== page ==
Lung cancer slowed by Pfizer drug

A Pfizer Inc. kidney cancer drug has also shown promise in a small mid-stage trial as a treatment for the most common form of lung cancer, researchers said on Saturday.

The new study involved 63 patients whose non-small cell lung cancer had progressed despite earlier treatments with standard chemotherapy. All patients were then given Pfizer’s once-daily pill, Sutent, as a stand-alone treatment and continued to take it until their disease progressed.

Tumors shrank by at least 50 percent in six, or 9.5 percent, of the patients. They stopped growing in another 27, or 43 percent, of the patients, researchers said at the annual meeting of the American Society of Clinical Oncology being held in Atlanta.

Sutent was generally well tolerated, researchers said, with mostly mild to moderate side effects such as fatigue, nausea and shortness of breath.

Its effectiveness was comparable to that seen in separate earlier mid-stage trials of OSI Pharmaceuticals Inc’s Tarceva, a pill that had also been tested by itself among a similar group of lung cancer patients, said Dr. Bruce Johnson, director of thoracic oncology at the Dana Farber Cancer Institute.

“Both of these agents seem able to stabilize tumors and prevent them from growing,” said Johnson, who did not conduct the Sutent trial but was chosen to help explain its findings.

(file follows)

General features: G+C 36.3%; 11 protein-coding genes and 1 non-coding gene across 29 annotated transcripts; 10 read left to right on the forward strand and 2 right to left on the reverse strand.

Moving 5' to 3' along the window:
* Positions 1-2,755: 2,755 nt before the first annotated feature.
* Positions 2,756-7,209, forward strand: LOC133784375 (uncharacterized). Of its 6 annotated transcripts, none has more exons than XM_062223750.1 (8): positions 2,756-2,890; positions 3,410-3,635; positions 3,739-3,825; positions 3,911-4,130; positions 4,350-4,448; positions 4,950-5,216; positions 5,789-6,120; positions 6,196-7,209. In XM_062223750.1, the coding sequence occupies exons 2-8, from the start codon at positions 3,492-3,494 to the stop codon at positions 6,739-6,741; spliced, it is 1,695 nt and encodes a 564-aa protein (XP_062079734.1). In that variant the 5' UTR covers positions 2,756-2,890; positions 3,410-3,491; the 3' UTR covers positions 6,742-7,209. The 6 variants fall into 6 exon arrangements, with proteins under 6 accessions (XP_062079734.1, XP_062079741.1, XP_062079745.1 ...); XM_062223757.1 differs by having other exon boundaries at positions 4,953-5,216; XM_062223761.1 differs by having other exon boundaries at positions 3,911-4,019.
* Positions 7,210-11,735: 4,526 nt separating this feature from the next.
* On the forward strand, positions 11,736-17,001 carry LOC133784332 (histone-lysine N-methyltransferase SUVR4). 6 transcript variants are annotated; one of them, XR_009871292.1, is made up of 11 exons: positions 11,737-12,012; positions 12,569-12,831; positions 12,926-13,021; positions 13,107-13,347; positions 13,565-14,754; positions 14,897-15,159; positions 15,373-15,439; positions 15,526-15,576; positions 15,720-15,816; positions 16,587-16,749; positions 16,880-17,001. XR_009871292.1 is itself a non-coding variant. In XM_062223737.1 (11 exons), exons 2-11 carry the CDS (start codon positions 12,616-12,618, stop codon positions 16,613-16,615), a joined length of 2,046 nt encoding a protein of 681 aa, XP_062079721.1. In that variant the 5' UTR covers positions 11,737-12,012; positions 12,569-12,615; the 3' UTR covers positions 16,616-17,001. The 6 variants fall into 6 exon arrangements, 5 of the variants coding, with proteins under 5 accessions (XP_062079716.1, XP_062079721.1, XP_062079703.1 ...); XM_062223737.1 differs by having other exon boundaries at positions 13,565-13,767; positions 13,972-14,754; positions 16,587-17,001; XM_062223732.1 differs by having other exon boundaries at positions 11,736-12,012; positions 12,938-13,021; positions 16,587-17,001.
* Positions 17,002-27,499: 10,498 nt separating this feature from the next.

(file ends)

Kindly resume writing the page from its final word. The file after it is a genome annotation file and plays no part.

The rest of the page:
Johnson said Sutent’s ability to arrest tumor growth suggests it may prove able in larger trials to actually prolong lives of lung cancer patients, as Tarceva went on to do in its own late-stage trials that helped it win approval as a lung cancer treatment in the United States.

Both drugs block specific proteins that allow tumor cells to grow, and therefore cause far milder side effects than standard cancer treatments that also harm healthy tissue as they go after tumor cells.

“Any time you have well-tolerated agents like Tarceva and Sutent that can shrink tumors by themselves, they become candidates for use with standard chemotherapy,” Johnson said, a big potential use of the two medicines.

U.S. regulators in January approved Sutent, whose chemical name is sunitinib, to treat kidney cancer as well as a rare stomach and intestinal cancer known as GIST.

Larger trials will be needed to conclusively establish Sutent’s effectiveness against lung cancer, the most common cause of death from cancer in both men and women.

Cigarette smoking is the main cause of about 90 percent of lung cancer cases in men and about 70 percent of cases in women, according to the Merck Manual.

Provided by ArmMed Media
Revision date: June 18, 2011
Last revised: by Andrew G. Epstein, M.D.